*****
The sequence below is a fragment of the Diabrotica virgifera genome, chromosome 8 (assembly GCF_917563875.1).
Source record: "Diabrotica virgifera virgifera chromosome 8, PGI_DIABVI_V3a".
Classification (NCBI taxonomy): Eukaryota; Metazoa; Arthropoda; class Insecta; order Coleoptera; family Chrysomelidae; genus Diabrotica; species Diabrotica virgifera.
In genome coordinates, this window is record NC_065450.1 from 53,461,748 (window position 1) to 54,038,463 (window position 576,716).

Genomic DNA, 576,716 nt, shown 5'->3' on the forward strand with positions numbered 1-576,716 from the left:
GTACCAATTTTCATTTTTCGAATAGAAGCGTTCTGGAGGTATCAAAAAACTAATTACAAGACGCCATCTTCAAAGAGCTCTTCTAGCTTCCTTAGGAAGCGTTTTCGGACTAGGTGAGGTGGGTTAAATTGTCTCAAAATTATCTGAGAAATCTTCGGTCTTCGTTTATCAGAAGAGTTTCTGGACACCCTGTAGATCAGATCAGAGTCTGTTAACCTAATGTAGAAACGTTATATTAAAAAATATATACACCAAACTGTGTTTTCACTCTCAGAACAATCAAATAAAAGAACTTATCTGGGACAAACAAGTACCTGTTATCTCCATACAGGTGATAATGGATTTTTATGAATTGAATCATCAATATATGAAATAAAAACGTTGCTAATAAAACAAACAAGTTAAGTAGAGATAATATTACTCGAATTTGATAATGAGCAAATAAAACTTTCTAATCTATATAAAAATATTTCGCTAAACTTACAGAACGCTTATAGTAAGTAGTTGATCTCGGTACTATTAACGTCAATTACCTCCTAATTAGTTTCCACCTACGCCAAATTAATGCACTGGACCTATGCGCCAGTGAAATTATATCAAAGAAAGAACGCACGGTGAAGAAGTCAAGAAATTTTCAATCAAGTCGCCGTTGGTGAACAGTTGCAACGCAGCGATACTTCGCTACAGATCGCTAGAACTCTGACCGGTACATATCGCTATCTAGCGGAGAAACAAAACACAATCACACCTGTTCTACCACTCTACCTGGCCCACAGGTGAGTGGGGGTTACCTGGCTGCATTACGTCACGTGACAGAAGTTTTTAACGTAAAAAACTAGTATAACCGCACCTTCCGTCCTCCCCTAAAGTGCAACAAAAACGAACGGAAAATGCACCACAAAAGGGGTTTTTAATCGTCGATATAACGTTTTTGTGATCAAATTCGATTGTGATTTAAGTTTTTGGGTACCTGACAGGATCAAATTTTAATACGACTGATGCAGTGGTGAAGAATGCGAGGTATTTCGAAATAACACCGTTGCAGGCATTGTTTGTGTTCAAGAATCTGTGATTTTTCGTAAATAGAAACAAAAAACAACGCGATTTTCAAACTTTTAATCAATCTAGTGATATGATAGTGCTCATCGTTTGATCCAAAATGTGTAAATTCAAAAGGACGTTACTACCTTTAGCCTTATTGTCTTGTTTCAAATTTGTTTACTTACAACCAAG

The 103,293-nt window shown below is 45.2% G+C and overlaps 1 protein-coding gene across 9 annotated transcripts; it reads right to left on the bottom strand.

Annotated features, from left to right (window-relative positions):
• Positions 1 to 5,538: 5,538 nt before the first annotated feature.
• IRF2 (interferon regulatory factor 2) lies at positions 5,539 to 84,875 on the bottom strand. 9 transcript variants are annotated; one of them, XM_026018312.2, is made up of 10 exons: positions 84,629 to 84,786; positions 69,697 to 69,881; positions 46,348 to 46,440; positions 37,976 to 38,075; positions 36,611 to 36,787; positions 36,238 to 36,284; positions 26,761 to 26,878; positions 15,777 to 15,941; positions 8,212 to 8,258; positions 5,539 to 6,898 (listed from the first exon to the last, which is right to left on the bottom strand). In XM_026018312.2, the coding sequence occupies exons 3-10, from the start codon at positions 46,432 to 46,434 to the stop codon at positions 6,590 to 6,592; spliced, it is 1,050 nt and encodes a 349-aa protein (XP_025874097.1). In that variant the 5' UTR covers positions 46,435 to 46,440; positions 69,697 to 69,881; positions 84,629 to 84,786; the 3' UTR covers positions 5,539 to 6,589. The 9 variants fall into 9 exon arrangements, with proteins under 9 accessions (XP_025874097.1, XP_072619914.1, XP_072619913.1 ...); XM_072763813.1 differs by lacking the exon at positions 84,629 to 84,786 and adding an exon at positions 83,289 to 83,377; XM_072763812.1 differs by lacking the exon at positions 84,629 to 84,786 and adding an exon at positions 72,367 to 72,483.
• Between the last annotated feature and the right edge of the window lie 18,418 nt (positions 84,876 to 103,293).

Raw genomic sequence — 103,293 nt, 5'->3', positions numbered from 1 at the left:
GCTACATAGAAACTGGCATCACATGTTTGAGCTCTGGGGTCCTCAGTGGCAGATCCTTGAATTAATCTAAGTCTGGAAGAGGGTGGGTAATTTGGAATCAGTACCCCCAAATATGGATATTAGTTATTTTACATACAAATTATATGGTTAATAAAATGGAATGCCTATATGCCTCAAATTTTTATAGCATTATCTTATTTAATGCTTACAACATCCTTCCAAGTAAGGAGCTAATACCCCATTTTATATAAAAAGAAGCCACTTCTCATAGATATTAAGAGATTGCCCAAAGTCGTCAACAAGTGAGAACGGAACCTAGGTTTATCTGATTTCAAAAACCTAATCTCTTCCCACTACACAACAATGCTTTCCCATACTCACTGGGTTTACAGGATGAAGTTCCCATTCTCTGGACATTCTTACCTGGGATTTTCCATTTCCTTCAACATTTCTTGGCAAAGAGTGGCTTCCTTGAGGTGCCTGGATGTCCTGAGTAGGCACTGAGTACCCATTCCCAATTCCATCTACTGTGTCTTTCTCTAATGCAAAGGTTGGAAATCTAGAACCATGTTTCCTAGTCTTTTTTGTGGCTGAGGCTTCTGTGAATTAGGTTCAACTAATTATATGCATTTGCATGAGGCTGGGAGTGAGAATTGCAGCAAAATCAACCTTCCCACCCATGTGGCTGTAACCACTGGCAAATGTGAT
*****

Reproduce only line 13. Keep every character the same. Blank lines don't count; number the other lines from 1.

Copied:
GCTACATAGAAACTGGCATCACATGTTTGAGCTCTGGGGTCCTCAGTGGCAGATCCTTGAATTAATCTAAGTCTGGAAGAGGGTGGGTAATTTGGAATCAGTACCCCCAAATATGGATATTAGTTATTTTACATACAAATTATATGGTTAATAAAATGGAATGCCTATATGCCTCAAATTTTTATAGCATTATCTTATTTAATGCTTACAACATCCTTCCAAGTAAGGAGCTAATACCCCATTTTATATAAAAAGAAGCCACTTCTCATAGATATTAAGAGATTGCCCAAAGTCGTCAACAAGTGAGAACGGAACCTAGGTTTATCTGATTTCAAAAACCTAATCTCTTCCCACTACACAACAATGCTTTCCCATACTCACTGGGTTTACAGGATGAAGTTCCCATTCTCTGGACATTCTTACCTGGGATTTTCCATTTCCTTCAACATTTCTTGGCAAAGAGTGGCTTCCTTGAGGTGCCTGGATGTCCTGAGTAGGCACTGAGTACCCATTCCCAATTCCATCTACTGTGTCTTTCTCTAATGCAAAGGTTGGAAATCTAGAACCATGTTTCCTAGTCTTTTTTGTGGCTGAGGCTTCTGTGAATTAGGTTCAACTAATTATATGCATTTGCATGAGGCTGGGAGTGAGAATTGCAGCAAAATCAACCTTCCCACCCATGTGGCTGTAACCACTGGCAAATGTGAT